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Cops fire on protesters in Myanmar killing at least 18 on deadliest day of anti-coup rallies

RIOT cops fired bullets, tear gas, water cannons and stun grenades at pro-democracy protestors in Myanmar killing at least 18 people, revealed the United Nations.

The UN's human rights office said it had received "credible information" that throughout Sunday state police fired live ammunition into crowds leading to multiple deaths and leaving dozens more injured.

Deaths were reported in cities including Yangon, Dawei and Mandalay leading to the highest single-day death toll among those demanding the restoration of Aung San Suu Kyi following a military coup.

"We strongly condemn the escalating violence against protests in Myanmar and call on the military to immediately halt the use of force against peaceful protesters," said UN spokesperson Ravina Shamdasani.

Across the country, protesters wearing plastic work helmets and with makeshift shields faced-off with police and soldiers dressed head-to-toe in battle gear.

Social media footage showed protesters running away as police charged at them, makeshift roadblocks being erected, and several people being led away covered in blood.

"Severe action will be inevitably taken" against "riotous protesters", the state-run Global New Light Of Myanmar said. It added the army had previously shown restraint, but could not ignore "anarchic mobs".

Several of the wounded were hauled away in Yangon by fellow protesters, leaving bloody smears on pavements.

One man died after arriving at a hospital with a bullet in his chest, said a doctor who asked not to be identified.

"Police and military forces have confronted peaceful demonstrations, using lethal force and less-than-lethal force that according to credible information ....has left at least 18 people dead and over 30 wounded," the U.N. human rights office said.

Myanmar has been in chaos since the army seized power and detained Aung San Suu Kyi and much of her party leadership on Feb. 1, alleging fraud in a November election her party won in a landslide.

The coup, which brought a halt to tentative steps towards democracy after nearly 50 years of military rule, has drawn hundreds of thousands onto the streets and the condemnation of Western countries.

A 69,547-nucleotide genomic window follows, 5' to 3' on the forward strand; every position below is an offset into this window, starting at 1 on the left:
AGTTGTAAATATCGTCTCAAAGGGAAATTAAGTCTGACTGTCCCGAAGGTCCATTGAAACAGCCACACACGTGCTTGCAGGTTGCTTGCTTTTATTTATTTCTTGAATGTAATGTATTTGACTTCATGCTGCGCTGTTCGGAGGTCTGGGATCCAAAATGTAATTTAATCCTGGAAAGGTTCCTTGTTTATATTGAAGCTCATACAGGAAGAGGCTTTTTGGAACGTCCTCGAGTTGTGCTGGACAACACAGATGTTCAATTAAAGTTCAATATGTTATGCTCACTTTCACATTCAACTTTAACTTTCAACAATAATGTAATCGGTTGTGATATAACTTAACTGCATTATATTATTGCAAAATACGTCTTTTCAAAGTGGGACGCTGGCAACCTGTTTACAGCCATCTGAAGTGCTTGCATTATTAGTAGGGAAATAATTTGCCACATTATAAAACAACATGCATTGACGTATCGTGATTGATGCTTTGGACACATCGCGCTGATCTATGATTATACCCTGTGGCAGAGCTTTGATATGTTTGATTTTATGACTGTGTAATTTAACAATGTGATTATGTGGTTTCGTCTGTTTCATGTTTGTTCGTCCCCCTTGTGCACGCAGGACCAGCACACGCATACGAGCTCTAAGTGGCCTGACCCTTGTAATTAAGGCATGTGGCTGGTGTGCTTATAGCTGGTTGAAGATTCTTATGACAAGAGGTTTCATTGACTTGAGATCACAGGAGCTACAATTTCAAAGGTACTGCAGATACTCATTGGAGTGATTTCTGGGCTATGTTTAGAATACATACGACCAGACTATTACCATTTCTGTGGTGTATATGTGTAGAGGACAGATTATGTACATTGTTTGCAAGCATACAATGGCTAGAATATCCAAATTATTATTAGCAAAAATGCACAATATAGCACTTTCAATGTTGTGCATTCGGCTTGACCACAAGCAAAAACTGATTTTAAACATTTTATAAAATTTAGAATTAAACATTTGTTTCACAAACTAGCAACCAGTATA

Among at least five killed in Yangon was internet network engineer Nyi Nyi Aung Htet Naing, medics said.

A day earlier he had asked on Facebook how many dead bodies it would take for the United Nations to take action.

U.N. Secretary-General Antonio Guterres called on its members to do more.

"The Secretary-General urges the international community to come together and send a clear signal to the military that it must respect the will of the people of Myanmar as expressed through the election and stop the repression," U.N. spokesman Stephane Dujarric said.

U.S. Secretary of State Antony Blinken condemned what he called "abhorrent violence" by Myanmar security forces.

"We stand firmly with the courageous people of Burma & encourage all countries to speak with one voice in support of their will," Blinken said on Twitter, adding the United States "will continue to promote accountability for those responsible."

Outside a Yangon medical school, doctors and students in white lab coats scattered after police hurled stun grenades.

A group called the Whitecoat Alliance of medics said more than 50 medical staff had been arrested.

Police broke up protests in other towns, including Lashio in the northeast, Myeik in the deep south and Hpa-An in the east, residents and media said.

Junta leader General Min Aung Hlaing insisted last week that the authorities were using minimal force.

Nevertheless, at least 21 protesters have now died in the turmoil.

State-run MRTV television said more than 470 people were arrested on Saturday. It was not clear how many were detained on Sunday.

While some Western countries have imposed limited sanctions, the generals have traditionally shrugged off diplomatic pressure. They have promised to hold a new election but not set a date.

Suu Kyi's party and supporters said the result of the November vote must be respected.

Suu Kyi, 75, who spent nearly 15 years under house arrest, faces charges of illegally importing six walkie-talkie radios and of violating a natural disaster law by breaching coronavirus protocols.

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